• Output a new terraform config over the existing one to update the script based on the newly changed ELB type and subnets section.
kops update cluster --out=. --target=terraform ${NAME}
  • The updated file is now output to kubernetes.tf in your working directory
  • Run a terraform plan from your terminal, and make sure that the changes will not affect any existing infrastructure, and will not create or change any subnets or VPC related infrastructure in your existing VPC. It should only list out a number of new infrastructure items it is going to create.
  • Once happy, run terraform apply from your terminal
  • Once terraform has run with the new kubernetes.tf file, the certificate will only allow the standard named cluster endpoint connection (cert only valid for api.internal.clustername.k8s.local for example). You now need to re-run kops update and output to terraform again.
kops update cluster $NAME --target=terraform --out=.
  • This will update the cluster state in your S3 bucket with new certificate details, but not actually change anything in the local kubernetes.tf file (you shouldn’t see any changes here). However you can now run a rolling update rolling update with the cloudonly and force –yes options:
kops rolling-update cluster $NAME --cloudonly --force --yes

This will roll all the masters and nodes in the cluster (the created autoscaling groups will initialise new nodes from the launch configurations) and when the ASGs initiate new instances, they’ll get the new certs applied from the S3 state storage bucket. You can then access the ELB endpoint on HTTPS, and you should get an auth prompt popup.

Find the endpoint on the internal ELB that was created. The rolling update may take around 10 minutes to complete, and as mentioned before, will terminate old instances in the Autoscaling group and bring new instances up with the new certificate configuration.

Tag your public subnets to allow auto provisioning of ELBs for Load Balanced Services

In order to allow Kubernetes to automatically create load balancers (ELBs) in AWS for services that use the LoadBalancer configuration, you need to tag your utility subnets with a special tag to allow the cluster to find these subnets automatically and provision ELBs for any services you create on-the-fly.

Tag the subnets that you are using as utility subnets (public) with the following tag:

Key: kubernetes.io/role/elb Value: (Don’t add a value, leave it blank)

Tag your private subnets for internal-only ELB provisioning for Load Balanced Services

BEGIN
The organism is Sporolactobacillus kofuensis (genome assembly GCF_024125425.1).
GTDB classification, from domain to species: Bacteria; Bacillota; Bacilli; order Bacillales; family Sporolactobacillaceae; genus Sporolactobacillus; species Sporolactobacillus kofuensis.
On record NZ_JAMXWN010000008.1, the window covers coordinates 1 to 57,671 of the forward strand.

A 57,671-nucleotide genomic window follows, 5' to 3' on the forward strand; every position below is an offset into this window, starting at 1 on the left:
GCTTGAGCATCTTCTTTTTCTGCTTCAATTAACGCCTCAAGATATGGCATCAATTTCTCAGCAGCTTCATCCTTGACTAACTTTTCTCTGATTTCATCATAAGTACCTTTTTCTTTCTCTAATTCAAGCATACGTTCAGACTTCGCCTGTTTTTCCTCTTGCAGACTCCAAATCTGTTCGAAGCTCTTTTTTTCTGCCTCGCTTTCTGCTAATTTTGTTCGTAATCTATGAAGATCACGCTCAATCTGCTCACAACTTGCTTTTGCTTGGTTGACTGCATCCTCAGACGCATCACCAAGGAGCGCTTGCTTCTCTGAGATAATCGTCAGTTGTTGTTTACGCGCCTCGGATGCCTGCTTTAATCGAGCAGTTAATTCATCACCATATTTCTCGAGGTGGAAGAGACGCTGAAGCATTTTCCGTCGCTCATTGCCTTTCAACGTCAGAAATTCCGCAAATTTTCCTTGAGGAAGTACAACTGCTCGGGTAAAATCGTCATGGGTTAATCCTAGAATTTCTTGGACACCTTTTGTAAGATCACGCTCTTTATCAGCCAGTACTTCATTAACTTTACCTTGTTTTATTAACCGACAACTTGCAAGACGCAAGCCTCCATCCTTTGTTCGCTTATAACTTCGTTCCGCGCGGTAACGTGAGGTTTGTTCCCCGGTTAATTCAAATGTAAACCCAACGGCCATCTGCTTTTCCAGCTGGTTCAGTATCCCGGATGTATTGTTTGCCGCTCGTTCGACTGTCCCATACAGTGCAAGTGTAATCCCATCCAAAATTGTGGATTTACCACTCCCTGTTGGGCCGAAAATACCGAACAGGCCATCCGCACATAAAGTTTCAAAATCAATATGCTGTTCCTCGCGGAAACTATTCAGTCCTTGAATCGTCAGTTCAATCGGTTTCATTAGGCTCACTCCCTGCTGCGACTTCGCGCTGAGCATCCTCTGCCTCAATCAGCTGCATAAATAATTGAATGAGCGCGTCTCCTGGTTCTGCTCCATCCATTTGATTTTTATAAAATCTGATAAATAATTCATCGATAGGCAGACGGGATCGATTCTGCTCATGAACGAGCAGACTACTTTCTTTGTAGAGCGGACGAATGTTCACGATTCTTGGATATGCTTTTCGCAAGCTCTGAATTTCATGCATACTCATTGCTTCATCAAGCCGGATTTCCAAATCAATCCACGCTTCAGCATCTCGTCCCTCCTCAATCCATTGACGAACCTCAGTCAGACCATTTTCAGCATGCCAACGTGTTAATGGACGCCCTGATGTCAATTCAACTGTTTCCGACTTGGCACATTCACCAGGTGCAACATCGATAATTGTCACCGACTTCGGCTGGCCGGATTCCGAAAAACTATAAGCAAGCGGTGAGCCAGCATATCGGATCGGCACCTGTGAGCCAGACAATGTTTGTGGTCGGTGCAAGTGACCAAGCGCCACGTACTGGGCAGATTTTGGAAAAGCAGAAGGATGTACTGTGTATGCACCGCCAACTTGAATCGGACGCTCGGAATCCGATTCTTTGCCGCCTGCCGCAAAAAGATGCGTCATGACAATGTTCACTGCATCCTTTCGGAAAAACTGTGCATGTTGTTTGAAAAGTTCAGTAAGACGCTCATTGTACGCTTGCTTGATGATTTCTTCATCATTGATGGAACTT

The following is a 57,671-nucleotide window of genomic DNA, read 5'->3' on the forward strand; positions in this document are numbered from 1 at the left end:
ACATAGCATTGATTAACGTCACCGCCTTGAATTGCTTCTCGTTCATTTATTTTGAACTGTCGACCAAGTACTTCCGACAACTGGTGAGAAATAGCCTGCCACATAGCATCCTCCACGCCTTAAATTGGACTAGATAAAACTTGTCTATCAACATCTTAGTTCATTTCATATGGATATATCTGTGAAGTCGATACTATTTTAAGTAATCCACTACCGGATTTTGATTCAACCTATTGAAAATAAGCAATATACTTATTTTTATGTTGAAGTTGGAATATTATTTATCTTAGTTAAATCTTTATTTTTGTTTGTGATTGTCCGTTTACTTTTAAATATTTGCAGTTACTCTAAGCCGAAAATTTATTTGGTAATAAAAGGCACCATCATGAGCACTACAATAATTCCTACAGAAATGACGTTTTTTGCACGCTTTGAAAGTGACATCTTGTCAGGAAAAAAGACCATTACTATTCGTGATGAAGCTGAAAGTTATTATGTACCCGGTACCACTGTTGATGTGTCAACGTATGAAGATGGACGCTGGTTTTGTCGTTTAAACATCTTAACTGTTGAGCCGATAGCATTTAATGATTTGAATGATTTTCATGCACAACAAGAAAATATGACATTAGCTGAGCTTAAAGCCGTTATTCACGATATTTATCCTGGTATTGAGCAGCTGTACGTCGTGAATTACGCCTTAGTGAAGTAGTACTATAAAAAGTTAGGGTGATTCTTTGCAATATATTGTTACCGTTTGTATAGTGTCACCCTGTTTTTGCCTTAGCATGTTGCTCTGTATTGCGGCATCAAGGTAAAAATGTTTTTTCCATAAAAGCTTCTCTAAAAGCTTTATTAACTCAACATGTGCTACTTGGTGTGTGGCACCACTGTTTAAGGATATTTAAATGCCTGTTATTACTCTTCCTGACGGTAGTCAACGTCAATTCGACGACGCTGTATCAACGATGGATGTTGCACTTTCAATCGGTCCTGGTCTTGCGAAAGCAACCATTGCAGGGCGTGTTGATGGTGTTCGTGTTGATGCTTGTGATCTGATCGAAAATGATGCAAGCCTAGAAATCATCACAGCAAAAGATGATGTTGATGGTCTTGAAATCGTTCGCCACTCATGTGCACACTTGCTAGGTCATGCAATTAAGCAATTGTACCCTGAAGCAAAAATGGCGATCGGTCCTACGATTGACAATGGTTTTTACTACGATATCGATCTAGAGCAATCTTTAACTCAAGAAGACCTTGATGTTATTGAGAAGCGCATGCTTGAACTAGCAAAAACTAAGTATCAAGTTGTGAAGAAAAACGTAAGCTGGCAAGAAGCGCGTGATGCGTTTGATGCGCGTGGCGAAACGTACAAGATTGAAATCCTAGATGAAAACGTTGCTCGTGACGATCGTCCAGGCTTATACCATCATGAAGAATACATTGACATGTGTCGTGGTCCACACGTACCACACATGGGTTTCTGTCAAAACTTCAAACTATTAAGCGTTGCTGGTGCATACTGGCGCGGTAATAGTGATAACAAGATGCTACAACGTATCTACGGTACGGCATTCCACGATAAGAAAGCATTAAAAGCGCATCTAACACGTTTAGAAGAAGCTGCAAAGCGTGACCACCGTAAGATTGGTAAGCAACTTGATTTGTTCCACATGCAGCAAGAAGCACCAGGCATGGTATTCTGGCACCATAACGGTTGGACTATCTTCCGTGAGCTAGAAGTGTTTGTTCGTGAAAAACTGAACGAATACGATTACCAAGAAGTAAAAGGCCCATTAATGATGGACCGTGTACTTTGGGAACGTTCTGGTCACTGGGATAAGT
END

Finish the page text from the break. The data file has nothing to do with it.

In order to allow Kubernetes to automatically create load balancers (ELBs) in AWS for services that use the LoadBalancer configuratio and a private facing configuration, you need to tag the private subnets that the cluster operates in with a special tag to allow k8s to find these subnets automatically.

Tag the subnets that you are using as private (where your nodes and master nodes should be running now) with the following two tags:

Key: kubernetes.io/cluster/{yourclusternamehere.k8s.local} Value: shared
Key: kubernetes.io/role/internal-elb Value: 1

As an example for the above, the key might end up with a value of “kubernetes.io/cluster/yourclusternamehere.k8s.local” if your cluster is named “yourclusternamehere.k8s.local” (remember you named your cluster when you created your local workstation EXPORT value for {NAME}.

Closing off

This concludes part one of this series for now.

As a summary, you should now have a kubernetes cluster up and running in your private subnets, spread across availability zones, and you’ve done it all using kops and Terraform.

Straighten things out by creating a git repository, and commiting your terraform artifacts for the cluster and storing them in version control. Watch out for the artifacts that kops output along with the Terraform script like the private certificate files – these should be kept safe.

Part two should be coming soon, where we’ll run through some more tasks to continue setting the cluster up like setting upstream DNS, provisioning the Kubernetes Dashboard service/pod and more…

Now reading: Cocos2d for iPhone 0.99 Beginner’s Guide

I was recently offered a copy of Pablo Ruiz’s “Cocos2d for iPhone 0.99 Beginner’s Guide” eBook to read through and provide comments / feedback on – needless to say I was quite excited to get stuck in, however I am still on holiday in South Africa so for now I am just downloading the eBook and will save it for when I am back in the UK.

I actually can’t wait to have a read through. cocos2d is by far the most fun I have had programming with, and I’m sure this book will be a valuable asset.

You can grab a copy over at PacketPub if you are interested in learning about programming with (imo) the best 2D gaming engine for iOS. At the moment it is going on special for around £25.00 which is not bad at all for a guide encompassing a lot of what cocos2d has to offer.